Clinical Decisions in Non-Driver NSCLC - Episode 1
Benjamin P. Levy, MD:This is a patient, a 55-year-old female never-smoker, who presents to her primary care physician with a chronic cough and a 10-pound weight loss. The primary care physician orders a chest X-ray that reveals a very large opacity in the left upper lobe. The patient then has a CT scan that reveals a 5-cm mass in the left upper lobe with bulky mediastinal lymphadenopathy. Following this, the patient does have an EBUS bronchoscopy that samples these mediastinal nodes, and the biopsy is consistent with a TTF1-positive, CK7-positive adenocarcinoma. The adenocarcinoma is sent for next-generation sequencing. It is negative for all driver mutations, includingEGFR,ALK,BRAF, andROS. And a PD-L1 by IHC is 0%.
The patient then has a full-staging brain MRI and PET/CT. The brain MRI reveals no intraparenchymal metastases, and the PET/CT confirms the mediastinal adenopathy in the left upper lobe but also reveals a 4-cm adrenal metastasis. This metastasis is biopsied to confirm adenocarcinoma, which it is. Based on the fact that the patient has a stage 4 adenocarcinoma and has no contraindications to antiangiogenic strategies, the patient is started on carboplatin/pemetrexed/bevacizumab. The patient receives 6 cycles of this triplet regimen and has a nice response and then goes on to receive maintenance pemetrexed and bevacizumab for 9 more months.
Unfortunately, at that time, the patient complains of worsening cough and further weight loss. A repeat CT scan of the chest, abdomen, and pelvis shows that the tumor has enlarged in both the lung and the lymph nodes. The adrenal metastasis is also enlarged, and the patient has new liver metastases. Based on this disease progression, the patient has been placed on atezolizumab, which she receives for up to 12 more months.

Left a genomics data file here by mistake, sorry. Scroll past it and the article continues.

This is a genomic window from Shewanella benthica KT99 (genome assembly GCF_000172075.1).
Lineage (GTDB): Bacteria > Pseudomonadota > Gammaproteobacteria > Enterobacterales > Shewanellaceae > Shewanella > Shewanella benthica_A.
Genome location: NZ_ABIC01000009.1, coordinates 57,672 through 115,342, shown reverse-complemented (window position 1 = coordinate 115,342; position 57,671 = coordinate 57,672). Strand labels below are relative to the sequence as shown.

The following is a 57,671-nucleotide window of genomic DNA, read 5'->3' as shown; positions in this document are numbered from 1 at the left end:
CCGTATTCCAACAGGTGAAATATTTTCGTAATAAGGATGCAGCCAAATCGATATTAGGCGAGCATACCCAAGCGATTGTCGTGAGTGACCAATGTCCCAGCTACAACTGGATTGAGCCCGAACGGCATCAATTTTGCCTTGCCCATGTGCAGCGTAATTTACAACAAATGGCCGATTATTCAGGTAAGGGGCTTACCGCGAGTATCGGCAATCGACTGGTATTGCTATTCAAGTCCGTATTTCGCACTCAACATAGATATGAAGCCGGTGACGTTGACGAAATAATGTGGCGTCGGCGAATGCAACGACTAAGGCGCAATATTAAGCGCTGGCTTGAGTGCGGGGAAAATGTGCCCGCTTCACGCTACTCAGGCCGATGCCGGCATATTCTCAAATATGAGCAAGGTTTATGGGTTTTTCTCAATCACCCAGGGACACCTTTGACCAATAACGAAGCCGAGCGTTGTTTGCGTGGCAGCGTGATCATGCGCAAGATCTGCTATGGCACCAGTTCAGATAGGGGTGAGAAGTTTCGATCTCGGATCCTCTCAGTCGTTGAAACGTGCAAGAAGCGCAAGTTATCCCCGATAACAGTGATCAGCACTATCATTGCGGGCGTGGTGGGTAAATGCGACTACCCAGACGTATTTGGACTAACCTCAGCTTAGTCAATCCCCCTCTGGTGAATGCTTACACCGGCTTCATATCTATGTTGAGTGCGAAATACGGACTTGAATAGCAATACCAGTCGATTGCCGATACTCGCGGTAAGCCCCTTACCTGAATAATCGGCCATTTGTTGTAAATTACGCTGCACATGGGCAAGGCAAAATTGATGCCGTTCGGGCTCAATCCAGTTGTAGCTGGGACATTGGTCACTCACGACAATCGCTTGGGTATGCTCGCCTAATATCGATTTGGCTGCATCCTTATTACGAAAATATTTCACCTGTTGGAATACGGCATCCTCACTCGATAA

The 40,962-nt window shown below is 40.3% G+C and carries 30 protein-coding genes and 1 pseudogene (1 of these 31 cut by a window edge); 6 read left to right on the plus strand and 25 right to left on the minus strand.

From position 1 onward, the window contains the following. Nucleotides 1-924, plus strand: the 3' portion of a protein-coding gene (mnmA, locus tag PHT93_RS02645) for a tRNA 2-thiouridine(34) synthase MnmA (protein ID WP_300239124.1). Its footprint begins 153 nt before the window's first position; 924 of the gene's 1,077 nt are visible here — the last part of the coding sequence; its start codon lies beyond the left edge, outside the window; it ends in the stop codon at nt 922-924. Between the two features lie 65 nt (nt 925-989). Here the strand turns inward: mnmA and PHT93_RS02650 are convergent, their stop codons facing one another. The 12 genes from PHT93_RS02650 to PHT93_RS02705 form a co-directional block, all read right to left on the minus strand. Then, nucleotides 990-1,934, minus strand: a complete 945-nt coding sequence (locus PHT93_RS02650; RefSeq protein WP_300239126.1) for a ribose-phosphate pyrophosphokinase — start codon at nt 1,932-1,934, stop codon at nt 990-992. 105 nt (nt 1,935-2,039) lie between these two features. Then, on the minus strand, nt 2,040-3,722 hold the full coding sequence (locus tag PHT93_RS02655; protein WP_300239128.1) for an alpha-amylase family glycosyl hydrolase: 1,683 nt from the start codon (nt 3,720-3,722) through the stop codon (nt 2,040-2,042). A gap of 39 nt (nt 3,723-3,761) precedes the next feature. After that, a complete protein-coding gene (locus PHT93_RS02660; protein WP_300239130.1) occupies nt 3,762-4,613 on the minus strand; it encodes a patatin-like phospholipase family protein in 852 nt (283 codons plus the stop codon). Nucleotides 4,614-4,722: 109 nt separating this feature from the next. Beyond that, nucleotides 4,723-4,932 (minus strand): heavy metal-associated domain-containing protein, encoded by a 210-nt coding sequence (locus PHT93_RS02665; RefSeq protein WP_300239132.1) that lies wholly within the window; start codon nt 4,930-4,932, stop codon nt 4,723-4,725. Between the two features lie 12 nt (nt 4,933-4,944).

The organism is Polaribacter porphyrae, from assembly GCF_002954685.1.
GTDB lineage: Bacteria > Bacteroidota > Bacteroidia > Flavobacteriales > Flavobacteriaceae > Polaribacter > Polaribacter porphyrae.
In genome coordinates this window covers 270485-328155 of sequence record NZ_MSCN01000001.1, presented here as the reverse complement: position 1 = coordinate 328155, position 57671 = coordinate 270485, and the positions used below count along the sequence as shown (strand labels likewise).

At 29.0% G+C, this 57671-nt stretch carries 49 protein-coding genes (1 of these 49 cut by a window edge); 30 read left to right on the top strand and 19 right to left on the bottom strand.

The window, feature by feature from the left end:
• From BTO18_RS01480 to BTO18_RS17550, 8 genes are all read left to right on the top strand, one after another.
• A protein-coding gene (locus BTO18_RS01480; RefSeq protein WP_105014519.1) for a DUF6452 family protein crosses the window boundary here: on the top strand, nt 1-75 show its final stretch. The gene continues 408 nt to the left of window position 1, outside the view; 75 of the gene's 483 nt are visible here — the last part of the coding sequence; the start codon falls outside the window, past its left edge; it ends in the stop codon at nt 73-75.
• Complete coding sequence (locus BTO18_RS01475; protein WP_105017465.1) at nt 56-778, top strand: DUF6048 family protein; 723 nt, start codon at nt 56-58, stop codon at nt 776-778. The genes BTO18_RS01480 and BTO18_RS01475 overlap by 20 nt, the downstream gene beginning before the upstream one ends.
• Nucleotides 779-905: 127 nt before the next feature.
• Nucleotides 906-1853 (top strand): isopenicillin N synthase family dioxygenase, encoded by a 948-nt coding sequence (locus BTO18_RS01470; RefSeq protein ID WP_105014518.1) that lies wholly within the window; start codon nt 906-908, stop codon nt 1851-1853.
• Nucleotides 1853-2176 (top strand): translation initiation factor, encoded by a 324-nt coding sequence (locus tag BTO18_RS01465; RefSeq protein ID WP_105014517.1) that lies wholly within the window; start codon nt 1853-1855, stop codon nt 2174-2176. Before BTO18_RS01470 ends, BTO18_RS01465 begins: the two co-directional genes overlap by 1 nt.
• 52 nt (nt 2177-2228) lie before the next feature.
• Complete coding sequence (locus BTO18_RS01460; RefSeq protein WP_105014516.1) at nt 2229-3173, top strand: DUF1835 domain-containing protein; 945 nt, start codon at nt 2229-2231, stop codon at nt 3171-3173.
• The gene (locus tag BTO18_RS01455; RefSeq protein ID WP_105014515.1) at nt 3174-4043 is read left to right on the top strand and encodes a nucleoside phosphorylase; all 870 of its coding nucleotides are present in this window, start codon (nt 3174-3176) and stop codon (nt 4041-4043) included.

It’s important to know that young patients who do present with lung cancer unfortunately present with advanced-stage disease. We’re just not capturing most of these patients with early-stage disease. Most of my young patients, particularly never-smokers, present with significant cough. Often times, they have bone pain from disease metastases to the bone. And, unfortunately sometimes, specifically for patients who areEGFRorALKrearranged, these patients can present with headaches, blurry vision, and dizziness and have brain metastases at the time of diagnosis. I think a lot of the times, many of the symptoms that younger never-smoker patients have are ignored by their primary care physicians. Often times, they’ll be treated with several rounds of antibiotics before they finally get a chest CT and a biopsy, because they’re a never-smoker.
I think we need to remember that 20% to 25% of all nonsmall cell lung cancer is never-smokers, and this is just not a fact that’s well known by the primary care physicians and the pulmonologists. So, I can’t think of one time where I’ve had a young patient who’s a never-smoker in their 50s, or even 40s, where we’ve caught a stage 1 lung cancer. I think most of the time we’re capturing these at a much later stage, unfortunately.
Transcript edited for clarity.